A better way of looking at this phenomenon is to look at the incremental housing loans given by banks and HFCs during a particular financial year and express that as a proportion of the gross domestic product (GDP). Let me explain this metric in detail.
In India, housing loans are given by banks as well as HFCs (like HDFC). At the end of any given financial year, there is a certain amount of housing loans outstanding. During the next financial year, new housing loans are given. At the same time, borrowers repay their housing loans by paying EMIs. When we add the outstanding housing loans as of the last financial year to the fresh housing loans given during the current financial year and subtract that from the housing loans repaid by borrowers during the year, we get the outstanding housing loans as of the end of the current financial year.
This number is then expressed as a percentage of the GDP. The idea behind this is to also take the size of the Indian economy into account, given that as the economy grows, the housing loans should also grow.
As of the year ended March 2014, the incremental housing loans to GDP ratio had stood at 1.24%. This peaked at 1.51% for the year ending March 2016. It went a little up and down after that and fell to 0.90% of the GDP as of the year ending March 2020.
There are two reasons for not considering the data for March 2021. One is that the data for housing loans given by HFCs is not currently available. This data is published in the Annual Report on Trend and Progress of Housing in India. The report for 2021 is likely to come out sometime next year. The second reason is that the pandemic was on between April 2020 and March 2021, and any data is bound to be impacted by that and won’t allow me to make the general points that I want to make.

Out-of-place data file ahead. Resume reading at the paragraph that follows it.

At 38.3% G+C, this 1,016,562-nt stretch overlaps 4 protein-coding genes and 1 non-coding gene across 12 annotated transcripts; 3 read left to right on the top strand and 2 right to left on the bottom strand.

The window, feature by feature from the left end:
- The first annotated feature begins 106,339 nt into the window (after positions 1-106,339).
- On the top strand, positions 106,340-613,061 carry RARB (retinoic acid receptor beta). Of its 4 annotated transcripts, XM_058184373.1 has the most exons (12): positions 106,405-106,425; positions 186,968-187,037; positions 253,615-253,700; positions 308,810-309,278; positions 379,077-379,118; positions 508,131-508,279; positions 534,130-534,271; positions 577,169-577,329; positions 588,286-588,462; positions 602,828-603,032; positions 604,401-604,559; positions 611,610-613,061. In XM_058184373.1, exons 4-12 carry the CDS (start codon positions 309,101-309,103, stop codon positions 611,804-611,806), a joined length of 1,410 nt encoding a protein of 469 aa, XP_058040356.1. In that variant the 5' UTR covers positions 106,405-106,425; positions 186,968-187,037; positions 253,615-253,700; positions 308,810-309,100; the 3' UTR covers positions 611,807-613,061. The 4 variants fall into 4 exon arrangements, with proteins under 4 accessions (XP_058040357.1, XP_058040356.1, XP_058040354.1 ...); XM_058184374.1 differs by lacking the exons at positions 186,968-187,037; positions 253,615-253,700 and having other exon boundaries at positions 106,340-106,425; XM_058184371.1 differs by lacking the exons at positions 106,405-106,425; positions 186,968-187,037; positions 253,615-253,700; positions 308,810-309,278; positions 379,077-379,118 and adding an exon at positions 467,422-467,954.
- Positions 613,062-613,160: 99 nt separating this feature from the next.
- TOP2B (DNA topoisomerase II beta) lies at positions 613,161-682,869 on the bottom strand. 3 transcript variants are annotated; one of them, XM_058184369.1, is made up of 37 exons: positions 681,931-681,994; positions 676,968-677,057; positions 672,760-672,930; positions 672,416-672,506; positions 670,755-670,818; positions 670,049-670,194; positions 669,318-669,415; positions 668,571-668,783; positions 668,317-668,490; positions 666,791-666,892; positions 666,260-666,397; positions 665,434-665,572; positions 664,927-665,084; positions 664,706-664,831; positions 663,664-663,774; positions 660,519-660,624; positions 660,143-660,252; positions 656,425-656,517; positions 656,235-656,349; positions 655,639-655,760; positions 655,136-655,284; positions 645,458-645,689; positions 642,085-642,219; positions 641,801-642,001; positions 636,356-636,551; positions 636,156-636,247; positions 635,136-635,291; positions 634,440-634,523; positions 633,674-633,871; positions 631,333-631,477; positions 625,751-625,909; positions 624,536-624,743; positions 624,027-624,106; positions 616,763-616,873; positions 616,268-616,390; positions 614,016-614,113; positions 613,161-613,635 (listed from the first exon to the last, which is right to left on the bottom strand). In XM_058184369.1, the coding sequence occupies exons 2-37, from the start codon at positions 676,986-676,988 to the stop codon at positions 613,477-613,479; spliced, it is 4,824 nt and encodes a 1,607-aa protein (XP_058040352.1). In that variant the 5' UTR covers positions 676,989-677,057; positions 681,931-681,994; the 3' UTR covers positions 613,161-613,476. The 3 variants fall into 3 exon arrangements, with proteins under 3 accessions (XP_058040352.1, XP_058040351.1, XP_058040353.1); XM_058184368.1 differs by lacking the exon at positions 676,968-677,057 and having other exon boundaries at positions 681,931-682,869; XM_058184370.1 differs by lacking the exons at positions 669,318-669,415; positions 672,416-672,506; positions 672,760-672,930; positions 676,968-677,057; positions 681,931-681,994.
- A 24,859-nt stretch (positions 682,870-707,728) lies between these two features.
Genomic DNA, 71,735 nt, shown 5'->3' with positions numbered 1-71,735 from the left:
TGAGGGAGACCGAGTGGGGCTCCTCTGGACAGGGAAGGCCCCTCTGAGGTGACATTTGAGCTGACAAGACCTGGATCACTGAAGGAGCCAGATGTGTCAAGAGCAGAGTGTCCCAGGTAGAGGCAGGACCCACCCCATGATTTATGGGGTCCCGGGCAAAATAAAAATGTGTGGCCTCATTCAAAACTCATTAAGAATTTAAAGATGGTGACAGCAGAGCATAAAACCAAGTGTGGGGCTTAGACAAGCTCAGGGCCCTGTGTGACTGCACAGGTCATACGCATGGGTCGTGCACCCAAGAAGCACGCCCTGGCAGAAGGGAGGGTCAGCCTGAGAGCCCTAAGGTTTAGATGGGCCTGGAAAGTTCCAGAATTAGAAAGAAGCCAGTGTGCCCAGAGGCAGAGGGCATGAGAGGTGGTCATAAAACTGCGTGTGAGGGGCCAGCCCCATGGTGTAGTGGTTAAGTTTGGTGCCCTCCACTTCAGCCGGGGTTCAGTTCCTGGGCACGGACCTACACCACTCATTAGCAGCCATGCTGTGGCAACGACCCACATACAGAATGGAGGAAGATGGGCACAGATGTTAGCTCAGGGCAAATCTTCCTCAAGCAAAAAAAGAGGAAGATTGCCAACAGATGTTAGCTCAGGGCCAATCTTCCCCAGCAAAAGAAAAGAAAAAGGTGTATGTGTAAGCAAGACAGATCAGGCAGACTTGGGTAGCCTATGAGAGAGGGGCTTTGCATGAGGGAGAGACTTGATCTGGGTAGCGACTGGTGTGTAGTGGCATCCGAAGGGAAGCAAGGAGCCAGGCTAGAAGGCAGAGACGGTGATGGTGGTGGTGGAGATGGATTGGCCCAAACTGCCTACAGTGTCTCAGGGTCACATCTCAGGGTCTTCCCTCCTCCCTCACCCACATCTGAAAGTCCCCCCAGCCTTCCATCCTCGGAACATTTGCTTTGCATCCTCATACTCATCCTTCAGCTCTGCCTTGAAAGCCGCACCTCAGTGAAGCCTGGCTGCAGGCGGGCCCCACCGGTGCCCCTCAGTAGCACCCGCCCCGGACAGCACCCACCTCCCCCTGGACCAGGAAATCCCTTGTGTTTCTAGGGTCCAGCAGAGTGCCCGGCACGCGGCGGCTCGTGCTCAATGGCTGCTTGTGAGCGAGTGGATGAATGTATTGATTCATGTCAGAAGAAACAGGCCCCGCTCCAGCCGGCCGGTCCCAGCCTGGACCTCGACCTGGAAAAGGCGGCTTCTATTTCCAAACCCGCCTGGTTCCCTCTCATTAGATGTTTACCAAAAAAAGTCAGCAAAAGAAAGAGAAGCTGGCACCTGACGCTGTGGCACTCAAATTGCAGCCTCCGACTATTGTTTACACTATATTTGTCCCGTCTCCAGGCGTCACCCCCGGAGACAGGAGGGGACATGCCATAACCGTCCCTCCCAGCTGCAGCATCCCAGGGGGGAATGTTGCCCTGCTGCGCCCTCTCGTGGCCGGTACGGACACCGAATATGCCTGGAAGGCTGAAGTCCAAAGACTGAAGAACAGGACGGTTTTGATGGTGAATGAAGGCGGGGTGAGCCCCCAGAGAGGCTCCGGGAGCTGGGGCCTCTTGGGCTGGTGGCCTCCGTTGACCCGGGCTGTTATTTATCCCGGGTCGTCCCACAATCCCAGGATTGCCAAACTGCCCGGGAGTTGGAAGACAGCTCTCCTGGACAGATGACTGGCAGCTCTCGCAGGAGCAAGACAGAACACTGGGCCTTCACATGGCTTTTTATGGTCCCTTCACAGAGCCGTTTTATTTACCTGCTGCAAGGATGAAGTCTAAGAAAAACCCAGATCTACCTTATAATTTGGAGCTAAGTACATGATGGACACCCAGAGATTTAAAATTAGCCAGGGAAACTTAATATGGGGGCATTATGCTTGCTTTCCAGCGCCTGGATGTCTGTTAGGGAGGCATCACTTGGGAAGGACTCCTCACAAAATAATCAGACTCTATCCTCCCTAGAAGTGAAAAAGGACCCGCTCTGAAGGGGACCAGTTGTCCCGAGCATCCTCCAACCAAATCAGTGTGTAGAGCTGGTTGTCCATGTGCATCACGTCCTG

So why have people not been borrowing despite low interest rates?
Interest rates are not the most important part of the decision to borrow. Let’s take an example to understand.
According to HDFC, the average housing loan that the company gives out is Rs 30.9 lakh. The average loan to the price of the house being financed is 69%. This means that the average price of the house being financed is around Rs 45 lakh (Rs 30.9 lakh divided by 69%). Other than this, stamp duty will have to be paid on the transaction. Further, a part of the payment may be required to be made in black and so on. So, let’s assume that the total cost of buying a home comes to around Rs 50 lakh (without getting into the money that needs to be spent to make a house a home).
For an individual to make this commitment, he first needs to make sure that he has more than Rs 19 lakh (Rs 50 lakh minus Rs 30.9 lakh) required to make a downpayment and finance other payments, over and above the housing loan. The second thing he needs to make sure of is that he can pay the monthly EMIs.
The EMI on a loan of Rs 30.9 lakh at an interest of 9% to be repaid over 20 years works out to Rs 27,595. At 6.7% (the rate currently being charged by the State Bank of India), the EMI works out to Rs 23,274 or Rs 4,321 lower.